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Map Your 4-H History

Frequently Asked Questions


The vision of the 4-H History Map team is a national atlas of the United States to be posted on the Internet after the first of the year. This map can then be accessed using desk top computers, as well as portable units such as laptops, smart phones and tablets. As a 4-H family travels, they can search in advance for locations near where they will travel or use their portable device when on the road. Curious as to where this idea came from? Every July, a team of youth and adults known as the 4-H Geospatial Leadership Team work together for a week in San Diego, California. Each year, this team provides guidance and recommendations to 4-H National Headquarters and National 4-H Council for new efforts to advance learning about GIS, GPS and Remote Sensing technologies. As a part of this recommendation, the youth/adult team suggests a project that will help introduce the use of geospatial technology to 4-H families. Jim Kahler and Tom Tate, of the 4-H History Preservation Team, also serve as members of the 4-H Geospatial Team.


Beginning April 2015, 4-H members, staff and volunteers will be able to nominate important places in their 4-H History and post them on a National 4-H History Map.

To NOMINATE a site for the 4-H History map, please go to

To VIEW Historically significant sites on the 4-H History Map, go to

4-H'ers in West Virginia will soon begin to identify the state’s historical camping locations, including the first state 4-H camp in the country, Jackson's Mill, in Lewis County. West Virginia plans to map all 4-H camps, past, current and planned, and add them to an interactive map on the Internet, where 4-H'ers nation-wide can discover and explore warm 4-H memories that occurred at camp. West Virginia will be celebrating 100 years of 4-H camping this year. What other categories can be included? 4-H camps are just one type of location that can be added to the National 4-H History Map.

Other historical 4-H locations could include:

  • Early or current county/state fair-grounds
  • Early or current county/state 4-H offices
  • Birthplace of important 4-H pioneers
  • 4-H center sites or current buildings
  • Sites where the first club was founded in your county/state

Nominations will be reviewed by the youth/adult team that designed and launched this mapping project. It is created and managed by the National 4-H Geospatial Leadership Team, made up of youth from Tennessee, North Carolina and New York. Please join them by nominating the location of your favorite 4-H memory in your state or county.

The form for beginning this process can be printed out at


The 2014 4-H Geospatial Team’s recommended two-year project is this 4-H History Map, which would provide members, leaders, alumni, staff, and volunteers a tool for documenting historically significant 4-H locations/people/events in their own community, county or state. Some important examples include: West Virginia’s first 4-H camp, Jackson’s Mill; Georgia’s Rock Eagle camp; birthplaces of Hoke Smith and A. F. Lever, designers of the Smith-Lever Act; South Carolina’s first Girls’ Tomato Canning Club; and others from communities like yours.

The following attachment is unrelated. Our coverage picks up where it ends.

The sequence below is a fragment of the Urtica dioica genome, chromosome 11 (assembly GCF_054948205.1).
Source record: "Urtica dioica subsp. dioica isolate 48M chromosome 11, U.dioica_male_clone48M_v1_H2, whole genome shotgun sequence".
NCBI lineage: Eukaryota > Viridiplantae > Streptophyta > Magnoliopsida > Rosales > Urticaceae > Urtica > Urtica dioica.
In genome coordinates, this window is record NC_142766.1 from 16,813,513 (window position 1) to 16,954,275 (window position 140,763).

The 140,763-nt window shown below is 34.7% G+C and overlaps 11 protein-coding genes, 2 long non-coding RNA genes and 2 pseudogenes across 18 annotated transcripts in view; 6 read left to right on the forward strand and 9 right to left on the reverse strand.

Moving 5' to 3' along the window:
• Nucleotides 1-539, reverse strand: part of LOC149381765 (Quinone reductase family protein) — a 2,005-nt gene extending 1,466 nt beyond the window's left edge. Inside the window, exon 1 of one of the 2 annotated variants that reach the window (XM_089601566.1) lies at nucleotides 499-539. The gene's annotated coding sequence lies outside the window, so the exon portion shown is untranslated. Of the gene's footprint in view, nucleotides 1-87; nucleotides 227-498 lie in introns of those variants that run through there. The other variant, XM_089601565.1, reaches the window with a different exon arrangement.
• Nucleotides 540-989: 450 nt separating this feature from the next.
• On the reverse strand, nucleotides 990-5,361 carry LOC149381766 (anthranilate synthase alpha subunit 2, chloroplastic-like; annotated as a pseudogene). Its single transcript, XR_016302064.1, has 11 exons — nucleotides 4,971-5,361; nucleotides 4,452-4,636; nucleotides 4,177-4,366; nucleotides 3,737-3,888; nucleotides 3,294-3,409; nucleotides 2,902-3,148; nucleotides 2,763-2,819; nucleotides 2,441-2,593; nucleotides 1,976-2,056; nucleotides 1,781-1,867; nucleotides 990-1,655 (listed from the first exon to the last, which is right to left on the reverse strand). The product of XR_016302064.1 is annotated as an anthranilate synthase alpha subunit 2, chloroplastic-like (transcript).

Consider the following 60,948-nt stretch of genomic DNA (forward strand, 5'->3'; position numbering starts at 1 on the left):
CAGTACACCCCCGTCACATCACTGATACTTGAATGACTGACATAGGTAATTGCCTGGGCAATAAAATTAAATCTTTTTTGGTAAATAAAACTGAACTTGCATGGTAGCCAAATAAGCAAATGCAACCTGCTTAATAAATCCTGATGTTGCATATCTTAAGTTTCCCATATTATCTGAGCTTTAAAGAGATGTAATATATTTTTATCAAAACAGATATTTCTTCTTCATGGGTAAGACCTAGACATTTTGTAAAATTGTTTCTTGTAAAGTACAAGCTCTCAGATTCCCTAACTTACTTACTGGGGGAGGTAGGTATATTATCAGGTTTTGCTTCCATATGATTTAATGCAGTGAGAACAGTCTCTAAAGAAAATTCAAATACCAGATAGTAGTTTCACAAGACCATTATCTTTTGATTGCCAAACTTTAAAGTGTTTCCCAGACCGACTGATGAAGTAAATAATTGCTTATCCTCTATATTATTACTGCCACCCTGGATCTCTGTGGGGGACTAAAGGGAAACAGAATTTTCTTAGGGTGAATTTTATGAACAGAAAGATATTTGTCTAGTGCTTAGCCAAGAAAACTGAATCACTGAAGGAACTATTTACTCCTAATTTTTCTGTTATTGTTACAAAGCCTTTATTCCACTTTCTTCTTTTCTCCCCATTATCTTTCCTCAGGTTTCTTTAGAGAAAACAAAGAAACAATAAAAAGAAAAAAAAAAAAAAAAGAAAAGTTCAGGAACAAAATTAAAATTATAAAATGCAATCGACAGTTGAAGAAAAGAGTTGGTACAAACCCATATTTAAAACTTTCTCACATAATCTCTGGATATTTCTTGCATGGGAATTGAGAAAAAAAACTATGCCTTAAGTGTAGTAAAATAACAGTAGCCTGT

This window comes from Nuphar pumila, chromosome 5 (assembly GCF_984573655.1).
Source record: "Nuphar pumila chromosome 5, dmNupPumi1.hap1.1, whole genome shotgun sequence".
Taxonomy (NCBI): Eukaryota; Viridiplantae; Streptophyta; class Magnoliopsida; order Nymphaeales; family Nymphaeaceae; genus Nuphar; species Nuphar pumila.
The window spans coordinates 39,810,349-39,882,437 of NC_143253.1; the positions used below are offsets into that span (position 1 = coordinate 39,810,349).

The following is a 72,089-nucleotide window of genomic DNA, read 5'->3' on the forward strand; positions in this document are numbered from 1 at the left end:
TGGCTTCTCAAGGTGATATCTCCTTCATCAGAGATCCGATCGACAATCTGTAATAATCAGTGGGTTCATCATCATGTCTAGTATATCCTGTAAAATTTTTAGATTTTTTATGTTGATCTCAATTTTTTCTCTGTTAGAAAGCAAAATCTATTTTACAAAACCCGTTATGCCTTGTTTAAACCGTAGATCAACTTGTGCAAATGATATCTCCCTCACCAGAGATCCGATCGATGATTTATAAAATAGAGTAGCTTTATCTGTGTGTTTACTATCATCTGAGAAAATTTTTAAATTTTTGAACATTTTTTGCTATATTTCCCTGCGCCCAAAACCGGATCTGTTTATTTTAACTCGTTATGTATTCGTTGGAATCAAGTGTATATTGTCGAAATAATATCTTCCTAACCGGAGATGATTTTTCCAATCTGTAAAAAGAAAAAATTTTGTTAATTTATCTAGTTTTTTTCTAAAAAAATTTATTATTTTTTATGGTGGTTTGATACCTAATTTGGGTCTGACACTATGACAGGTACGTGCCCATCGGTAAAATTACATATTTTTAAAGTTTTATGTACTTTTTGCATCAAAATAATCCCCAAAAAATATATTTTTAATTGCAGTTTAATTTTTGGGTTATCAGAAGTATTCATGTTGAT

At the NAE4-HA meeting in Minneapolis, the National 4-H Geospatial Task Force appointed a team to provide guidance to the National 4-H Map effort at the state and local level. Jason Rine, 4-H Educator in West Virginia, will chair the NAE4-HA Geospatial Task Force effort for the mapping project.


The Project will be conducted in four phases:

  1. Get each county/state to nominate potential 4-H Historical locations. Anyone in the 4-H family can make nominations on the forms located on the website at

  2. Geospatial Leadership Team reviews submissions and posts those that are complete and ready for entry into the online 4-H History Map. The Geospatial Leadership Team will follow-up nominations that require more information before they can be posted.

  3. Monthly posting of the most recently reviewed and selected items to the publicly viewable National 4-H History Map.

  4. Use of the National 4-H History Map by 4-H families as they travel the nation.

Please direct questions to:

     Tom Tate, National 4-H Geospatial Leadership Team
     Jason Rine, NAE4-HA Geospatial Task Force


2015 Launches National 4-H History Map; Includes Your "First" or "Most Famous" 4-H Sites Every County and State in the country has a "first" or "most famous" 4-H event, person or place to commemorate and this is your opportunity to "Put it on the Map!"

For years, 4-H History Team members have been asked "Where was the first 4-H club in the US? Where is the longest continuously-active club in the country? Where was the first African American 4-H Camp in the Country? Where was the first Native American 4-H Swine Club in America?" and so on. Now those 4-H History Landmarks can be recorded and tracked as a result of the National 4-H Geospatial Leadership Team’s National 4-H History Map project. This will give every county a chance to nominate the "first" and "most important" 4-H places, people and events (we’re calling all of these "sites"). 6 How do you nominate a historically significant 4-H location/person/event in your community? Fill out the data collection form right on the website. If you don’t have all of the data requested, fill out what you can and a Geospatial Team member will contact you.

We look forward to hearing of historically significant 4-H sites in your state.

Principal author: Tom Tate

Compiled by National 4-H History Preservation Team.

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